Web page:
Wednesday, September 18, 2013

Mariscos Soup Dinner

Okay, so I picked up Madeleina from school, along with a friend. Dropped him off, got her home. Half-an-hour later it was time to get her to piano lessons, and we got there about 5:21, six minutes late. I got home by 5:30 as it's about an 8-10 minute run from the piano place to the house.
    Here, I realized I had to get dinner going. Tonight it's mariscos soup. That's a Peruvian soup--all Latin America makes it and the Spanish and French and Portugese have versions, but I'm making the Peruvian soup--made from shrimp, mussels, squid, octopus and who knows what else. I had already bought a bag of frozen mariscos, but I had fresh shrimp in the fridge that had to be used as well.
    So I'm looking at things at 5:32 and start to peel the fresh shrimp. Just 20 of them, not very large, and I put the shells in a small iron pot to burn a bit. While they were heating up and getting red, I cut some fresh garlic, diced an onion, four scallions, two tomatoes and four sticks of celery. The ends of everything went into the shrimp-peel pot after the peels were bright red. I added water first, then the vegetable ends, along with a bit of crab boil--a hot soup sauce used in creole cooking.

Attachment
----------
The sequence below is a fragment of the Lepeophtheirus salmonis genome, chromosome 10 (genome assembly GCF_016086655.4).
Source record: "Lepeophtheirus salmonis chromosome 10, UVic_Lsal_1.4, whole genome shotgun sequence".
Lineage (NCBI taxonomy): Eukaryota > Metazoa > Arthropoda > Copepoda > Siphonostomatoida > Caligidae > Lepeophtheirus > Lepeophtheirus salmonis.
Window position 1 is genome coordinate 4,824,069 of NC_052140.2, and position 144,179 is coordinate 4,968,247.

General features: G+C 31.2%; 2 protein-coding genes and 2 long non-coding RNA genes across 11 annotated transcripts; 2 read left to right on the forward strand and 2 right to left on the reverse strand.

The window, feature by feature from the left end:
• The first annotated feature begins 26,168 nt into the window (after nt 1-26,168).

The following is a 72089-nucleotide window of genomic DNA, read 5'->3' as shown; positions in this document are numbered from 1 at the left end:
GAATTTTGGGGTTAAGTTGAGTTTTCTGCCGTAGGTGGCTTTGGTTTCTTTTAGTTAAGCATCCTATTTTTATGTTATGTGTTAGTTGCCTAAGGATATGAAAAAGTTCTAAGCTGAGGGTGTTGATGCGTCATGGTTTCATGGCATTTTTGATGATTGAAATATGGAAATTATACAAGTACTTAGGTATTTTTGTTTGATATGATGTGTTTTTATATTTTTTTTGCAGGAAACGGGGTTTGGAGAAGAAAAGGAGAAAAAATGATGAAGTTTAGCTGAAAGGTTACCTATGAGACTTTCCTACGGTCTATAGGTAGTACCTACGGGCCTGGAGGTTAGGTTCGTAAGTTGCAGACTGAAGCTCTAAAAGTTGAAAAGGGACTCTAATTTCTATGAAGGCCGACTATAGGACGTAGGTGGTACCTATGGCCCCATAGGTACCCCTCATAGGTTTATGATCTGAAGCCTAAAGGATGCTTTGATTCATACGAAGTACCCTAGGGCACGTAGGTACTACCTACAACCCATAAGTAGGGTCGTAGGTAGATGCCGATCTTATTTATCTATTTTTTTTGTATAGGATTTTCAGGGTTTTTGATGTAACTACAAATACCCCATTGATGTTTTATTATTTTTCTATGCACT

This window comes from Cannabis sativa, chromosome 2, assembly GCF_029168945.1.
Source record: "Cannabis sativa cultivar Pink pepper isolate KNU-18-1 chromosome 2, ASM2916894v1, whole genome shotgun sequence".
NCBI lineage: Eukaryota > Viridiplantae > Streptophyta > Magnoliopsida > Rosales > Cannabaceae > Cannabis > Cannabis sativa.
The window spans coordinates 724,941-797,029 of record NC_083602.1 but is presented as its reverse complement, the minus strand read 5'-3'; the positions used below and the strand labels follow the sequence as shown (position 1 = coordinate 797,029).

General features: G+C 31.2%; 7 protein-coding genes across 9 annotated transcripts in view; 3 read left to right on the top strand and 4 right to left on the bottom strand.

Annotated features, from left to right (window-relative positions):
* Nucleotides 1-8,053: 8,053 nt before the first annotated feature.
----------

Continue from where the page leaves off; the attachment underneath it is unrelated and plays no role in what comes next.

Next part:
I got the garlic, onions and celery and scallions, along with some olive oil, into the soup pot and started searing them while the shrimp-peel pot began to boil over and then I turned that down. When the veggies were see through I tossed in the tomatoes: It was 5:54 and I was going to be late for Madeleina, so I turned everything down and raced to get her.
   Not bad. Veggies done, shrimp ready to go, and the shrimp-peel juice nearly ready.
   We got home, I stirred everything, strained and poured the shrimp-peel juice into the soup pot, tossed in a can of Campbell's tomato soup, some water and two packets of Goya's Achote e Culantro powder. Stirred it up and here I am. Kitchen is clean and wiped down, soup's on: I'll add the seafood and a bunch of fresh organic cilantro--minced--ten minutes before serving, along with some vermicelli. I'll do some pepper--it probably won't need salt because of the canned sou--and maybe a few very hot peppers from Peru that are steeping in fresh lime juice to give it a good Peruvian bite.
   It's a good soup, a good meal, and when I wake up at 3 AM, it will be a life-saving snack.
   I hope all of you are eating as well as us tonight. And if you're not and you're in the neighborhood, well, drop on by because we're gonna have plenty.

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